More goodies:
Reader and media praise for Vagabonding
Vagabonding BitTorrent Bundle
Vagabonding excerpt on YouTube (Part II – “Someday” is a disease)

Any special requests for this book club? Ideas or suggestions? Please let me know in the comments.

We’ll have some special reader-only events with Rolf soon, so be sure to listen to the book! It’s also available on iTunes, but it helps both Rolf and me more if you download the book through Audible.

I hope you benefit from this book as much as I have over the years. If you pay attention, it can change your life.

Posted on: November 11, 2013.

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171 comments on “The Tim Ferriss Book Club Launches — Book #1: Vagabonding

  1. Another smile brought to me by Tim Ferriss. I will listen to the book {I have credits already in my queue} on my 3 hour drive today. Thanks, Tim! Best wishes for another fabulous adventure and thanks for sharing with the rest of us.

    Liked by 1 person

    • Honoree, this article gave me a TRIPLE smile!

      1. I adored “Vagabonding” and I’ve met Rolf Potts, who is a easy going guy. Great selection!

      2. The book inspired me to start vagabonding in 2006. I haven’t stopped since. I’m now on a 4-year trip to all 54 African countries. Thank you Rolf!

      3. I love that Tim is starting a book club aimed at an overlooked demographic. As an avid reader, Tim should share his favorite picks.

      QUESTION: How does one get considered for the book club? I’d think my two books, which have their inspiration in “Vagabonding”, would appeal to Tim and his book club.

      Like

  2. Tim,
    vagabonding is pretty much the definition of freedom for me.
    It only works if you can spend time doing things you love, being location independent and not worrying about money.

    I’ll start listen to this book as soon as I finish my current book :-)

    Thanks,
    Jan

    Like

  3. Thanks Tim, you couldn’t have picked a better book for the launch of the book club. I’ve read this one and watched every one of Rolf’s YouTube videos. It’s been such an inspiration that I’m about to begin my own vagabond in March….three months traveling, camping, kite boarding and blogging across Australia. For those reading this, Rolf’s ‘No Baggage Challenge’ is worth checking out.

    Like

  4. This book has been on my to-read list for a while…still working my way down the list of books recommended by you Tim. Nothing like a book club and Audible.com to push it straight to the top. Thanks for helping us all grow!

    Like

  5. Can’t wait to get a copy and start reading it! I had a question about your bittorrent bundle with the audio book. Has the unlocked portion of the full audio book been sent out? Because I have still not received it. And if there’s one book I would recommend that really changed my way of thinking and it really ties in with your M.E.D. it would be Jeff Olson’s “The Slight Edge”.

    Thanks Tim!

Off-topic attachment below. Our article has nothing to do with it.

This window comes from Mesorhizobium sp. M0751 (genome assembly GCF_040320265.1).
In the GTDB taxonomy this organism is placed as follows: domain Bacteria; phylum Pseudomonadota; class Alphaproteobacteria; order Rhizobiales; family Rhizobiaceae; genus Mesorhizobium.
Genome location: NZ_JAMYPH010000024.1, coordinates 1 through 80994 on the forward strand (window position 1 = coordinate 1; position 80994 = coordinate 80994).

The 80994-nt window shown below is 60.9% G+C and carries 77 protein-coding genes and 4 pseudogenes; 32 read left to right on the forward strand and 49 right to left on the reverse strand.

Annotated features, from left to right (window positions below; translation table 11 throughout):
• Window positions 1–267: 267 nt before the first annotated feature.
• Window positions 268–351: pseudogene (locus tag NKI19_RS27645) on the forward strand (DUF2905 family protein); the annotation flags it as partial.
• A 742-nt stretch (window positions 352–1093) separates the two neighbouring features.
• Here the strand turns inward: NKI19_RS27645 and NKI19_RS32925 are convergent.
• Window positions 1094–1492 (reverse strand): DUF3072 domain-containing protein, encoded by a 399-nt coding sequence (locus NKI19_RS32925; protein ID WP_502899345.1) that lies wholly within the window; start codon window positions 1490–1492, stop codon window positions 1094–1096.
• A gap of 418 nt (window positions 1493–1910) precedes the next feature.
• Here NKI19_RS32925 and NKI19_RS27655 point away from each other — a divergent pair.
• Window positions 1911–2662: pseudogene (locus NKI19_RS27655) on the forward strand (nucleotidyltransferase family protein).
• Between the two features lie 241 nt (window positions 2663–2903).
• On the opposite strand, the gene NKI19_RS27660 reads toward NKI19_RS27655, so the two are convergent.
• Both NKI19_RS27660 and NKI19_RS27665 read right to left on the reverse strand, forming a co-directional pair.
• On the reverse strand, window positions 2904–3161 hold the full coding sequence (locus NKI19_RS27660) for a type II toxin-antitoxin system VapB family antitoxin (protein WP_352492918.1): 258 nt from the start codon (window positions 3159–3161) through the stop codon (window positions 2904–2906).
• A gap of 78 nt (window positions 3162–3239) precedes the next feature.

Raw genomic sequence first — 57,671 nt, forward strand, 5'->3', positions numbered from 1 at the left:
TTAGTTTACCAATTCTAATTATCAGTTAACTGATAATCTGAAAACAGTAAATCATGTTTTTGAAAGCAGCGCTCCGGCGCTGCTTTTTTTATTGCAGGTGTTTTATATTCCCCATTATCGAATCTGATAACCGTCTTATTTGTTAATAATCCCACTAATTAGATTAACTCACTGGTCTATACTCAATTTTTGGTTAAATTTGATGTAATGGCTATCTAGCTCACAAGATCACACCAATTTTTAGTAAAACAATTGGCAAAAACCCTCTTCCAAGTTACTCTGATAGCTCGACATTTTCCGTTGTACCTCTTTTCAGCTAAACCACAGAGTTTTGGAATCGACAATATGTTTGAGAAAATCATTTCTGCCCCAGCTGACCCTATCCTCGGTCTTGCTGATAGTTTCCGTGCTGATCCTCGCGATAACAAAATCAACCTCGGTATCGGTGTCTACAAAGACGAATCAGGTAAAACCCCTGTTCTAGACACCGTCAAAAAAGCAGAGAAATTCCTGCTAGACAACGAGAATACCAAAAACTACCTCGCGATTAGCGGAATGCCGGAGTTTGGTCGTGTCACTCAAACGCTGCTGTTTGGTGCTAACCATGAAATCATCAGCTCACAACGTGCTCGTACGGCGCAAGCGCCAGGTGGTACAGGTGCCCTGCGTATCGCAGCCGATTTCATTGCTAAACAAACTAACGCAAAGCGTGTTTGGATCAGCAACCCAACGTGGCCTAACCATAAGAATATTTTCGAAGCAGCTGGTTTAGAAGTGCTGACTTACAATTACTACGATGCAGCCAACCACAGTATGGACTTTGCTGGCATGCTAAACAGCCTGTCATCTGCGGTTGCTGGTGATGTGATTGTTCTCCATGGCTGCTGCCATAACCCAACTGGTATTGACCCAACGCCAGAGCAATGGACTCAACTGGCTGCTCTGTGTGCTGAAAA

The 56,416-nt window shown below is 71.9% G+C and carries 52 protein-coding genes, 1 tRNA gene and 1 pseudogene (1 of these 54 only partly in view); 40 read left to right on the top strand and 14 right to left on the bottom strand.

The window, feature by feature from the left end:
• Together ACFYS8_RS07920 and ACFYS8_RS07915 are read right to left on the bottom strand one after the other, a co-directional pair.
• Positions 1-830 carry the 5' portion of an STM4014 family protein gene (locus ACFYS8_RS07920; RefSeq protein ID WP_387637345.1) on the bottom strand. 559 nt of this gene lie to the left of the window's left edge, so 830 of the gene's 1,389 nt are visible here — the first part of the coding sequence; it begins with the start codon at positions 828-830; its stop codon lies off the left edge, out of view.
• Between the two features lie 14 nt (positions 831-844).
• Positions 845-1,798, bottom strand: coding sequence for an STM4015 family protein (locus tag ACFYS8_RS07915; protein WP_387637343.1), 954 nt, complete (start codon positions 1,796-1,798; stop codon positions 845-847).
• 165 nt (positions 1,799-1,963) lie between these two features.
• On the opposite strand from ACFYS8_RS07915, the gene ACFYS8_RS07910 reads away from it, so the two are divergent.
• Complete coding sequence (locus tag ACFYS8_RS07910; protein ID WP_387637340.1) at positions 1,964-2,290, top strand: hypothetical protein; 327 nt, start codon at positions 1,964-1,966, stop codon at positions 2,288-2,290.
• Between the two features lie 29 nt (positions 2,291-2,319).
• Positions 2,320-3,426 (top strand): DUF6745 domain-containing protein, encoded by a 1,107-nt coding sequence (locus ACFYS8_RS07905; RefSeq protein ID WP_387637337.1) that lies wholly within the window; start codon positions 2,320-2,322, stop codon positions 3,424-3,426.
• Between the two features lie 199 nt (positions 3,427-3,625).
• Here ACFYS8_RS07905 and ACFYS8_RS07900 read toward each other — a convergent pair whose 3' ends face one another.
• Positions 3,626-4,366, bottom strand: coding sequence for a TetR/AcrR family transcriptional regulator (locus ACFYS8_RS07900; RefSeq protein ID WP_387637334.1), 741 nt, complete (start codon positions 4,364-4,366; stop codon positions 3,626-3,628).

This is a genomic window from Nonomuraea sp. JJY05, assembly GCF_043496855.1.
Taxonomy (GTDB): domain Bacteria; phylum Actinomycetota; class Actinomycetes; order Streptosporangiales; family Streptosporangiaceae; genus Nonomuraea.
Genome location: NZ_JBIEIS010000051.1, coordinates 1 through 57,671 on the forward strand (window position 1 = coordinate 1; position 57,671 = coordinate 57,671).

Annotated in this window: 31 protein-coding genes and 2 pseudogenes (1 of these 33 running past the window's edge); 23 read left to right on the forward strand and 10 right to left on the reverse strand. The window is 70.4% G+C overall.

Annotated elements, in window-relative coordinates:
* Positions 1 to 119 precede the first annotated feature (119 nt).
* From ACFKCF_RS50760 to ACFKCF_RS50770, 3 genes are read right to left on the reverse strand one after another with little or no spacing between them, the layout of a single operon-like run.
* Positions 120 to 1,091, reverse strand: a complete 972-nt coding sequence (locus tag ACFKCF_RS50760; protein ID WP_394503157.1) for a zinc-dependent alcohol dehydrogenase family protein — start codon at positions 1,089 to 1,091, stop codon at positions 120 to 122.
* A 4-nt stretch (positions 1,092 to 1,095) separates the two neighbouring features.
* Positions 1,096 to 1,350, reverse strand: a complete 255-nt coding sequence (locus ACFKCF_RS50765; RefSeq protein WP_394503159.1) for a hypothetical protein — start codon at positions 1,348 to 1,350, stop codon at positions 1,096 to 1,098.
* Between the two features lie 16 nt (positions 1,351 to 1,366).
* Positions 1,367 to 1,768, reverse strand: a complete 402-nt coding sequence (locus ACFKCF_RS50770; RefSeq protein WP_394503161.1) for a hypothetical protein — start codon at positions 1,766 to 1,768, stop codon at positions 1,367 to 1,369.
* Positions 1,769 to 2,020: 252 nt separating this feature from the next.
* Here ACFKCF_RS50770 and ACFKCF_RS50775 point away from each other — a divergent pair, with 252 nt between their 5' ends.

Like

  6. Tim this is just amazing !!! Truly inspiring story and I’m can’t wait to see what other books you had in mind.

    Just a small question: is there any chance you’ll be able to release the updated versions of the book in ebook format? I personally don’t really like to listen to books. Thanks !!!

    Like

  7. This book recommendation could not have come at a better time. I’m nearing the end of a year out my normal life. I finally at the age of 44 took the GAP year that never happened in my 20s. I live by the sea so I moved high up a mountain. I’m hoping that this book will help me process the year that I’ve had.

    Liked by 1 person

  8. I started a nonfiction book discussion group at my local library because the sponsored groups seemed to be mostly fiction. It turns out that the regular attendees are all men (I’m not).
    One book we all enjoyed very much was “How to Live, or A Life of Montaigne, in one question and twenty attempts at an answer”.
    Another which we have not yet got to, but which I always give to anyone in hospital, is “My Family and Other Animals”, Gerald Durrell’s memoir of his happy childhood on the island of Corfu.

    Like

  9. Tim, can we somehow join the bookclub and elect to get books in kindle edition? As I’m sure you know, you can’t really speed read an audio book.

    Like

  10. Nice. I was thinking about getting this one for a long time already as well as thinking about joining Audible, so that’s a perfect opportunity. Audiobook is perfect, as my Kindle is already stuffed. So, thank you, I guess ;)

    Like

  11. It’s about time you started a book club! I’m really looking forward to starting this next month, considering I’ve already read this book. Still looking forward to participating in the discussions

    Like

  12. Just ordered the book in paperback and it will be here Wednesday. I can’t
    wait to start reading it. Thanks so much for your book club. This is exciting!

    Like

  13. Hello Tim,